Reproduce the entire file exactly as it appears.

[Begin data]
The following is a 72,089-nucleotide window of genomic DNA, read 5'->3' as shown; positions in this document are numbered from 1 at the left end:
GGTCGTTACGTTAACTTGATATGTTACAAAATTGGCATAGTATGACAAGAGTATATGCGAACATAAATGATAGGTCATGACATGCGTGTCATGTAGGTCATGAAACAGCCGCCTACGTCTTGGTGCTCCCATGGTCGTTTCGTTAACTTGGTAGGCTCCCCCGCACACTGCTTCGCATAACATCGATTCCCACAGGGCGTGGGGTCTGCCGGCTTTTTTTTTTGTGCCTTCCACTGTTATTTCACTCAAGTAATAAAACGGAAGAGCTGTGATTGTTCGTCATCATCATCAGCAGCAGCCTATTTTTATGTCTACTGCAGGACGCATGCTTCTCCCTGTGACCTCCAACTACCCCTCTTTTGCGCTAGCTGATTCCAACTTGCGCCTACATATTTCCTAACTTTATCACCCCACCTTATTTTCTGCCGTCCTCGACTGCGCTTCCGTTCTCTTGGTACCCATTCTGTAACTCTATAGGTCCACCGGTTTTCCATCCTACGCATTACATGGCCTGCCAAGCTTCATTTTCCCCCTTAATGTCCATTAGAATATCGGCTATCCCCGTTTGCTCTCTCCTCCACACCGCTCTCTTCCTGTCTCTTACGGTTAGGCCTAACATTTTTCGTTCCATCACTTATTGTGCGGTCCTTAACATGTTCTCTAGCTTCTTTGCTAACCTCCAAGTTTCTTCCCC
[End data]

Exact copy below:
The following is a 72,089-nucleotide window of genomic DNA, read 5'->3' as shown; positions in this document are numbered from 1 at the left end:
GGTCGTTACGTTAACTTGATATGTTACAAAATTGGCATAGTATGACAAGAGTATATGCGAACATAAATGATAGGTCATGACATGCGTGTCATGTAGGTCATGAAACAGCCGCCTACGTCTTGGTGCTCCCATGGTCGTTTCGTTAACTTGGTAGGCTCCCCCGCACACTGCTTCGCATAACATCGATTCCCACAGGGCGTGGGGTCTGCCGGCTTTTTTTTTTGTGCCTTCCACTGTTATTTCACTCAAGTAATAAAACGGAAGAGCTGTGATTGTTCGTCATCATCATCAGCAGCAGCCTATTTTTATGTCTACTGCAGGACGCATGCTTCTCCCTGTGACCTCCAACTACCCCTCTTTTGCGCTAGCTGATTCCAACTTGCGCCTACATATTTCCTAACTTTATCACCCCACCTTATTTTCTGCCGTCCTCGACTGCGCTTCCGTTCTCTTGGTACCCATTCTGTAACTCTATAGGTCCACCGGTTTTCCATCCTACGCATTACATGGCCTGCCAAGCTTCATTTTCCCCCTTAATGTCCATTAGAATATCGGCTATCCCCGTTTGCTCTCTCCTCCACACCGCTCTCTTCCTGTCTCTTACGGTTAGGCCTAACATTTTTCGTTCCATCACTTATTGTGCGGTCCTTAACATGTTCTCTAGCTTCTTTGCTAACCTCCAAGTTTCTTCCCC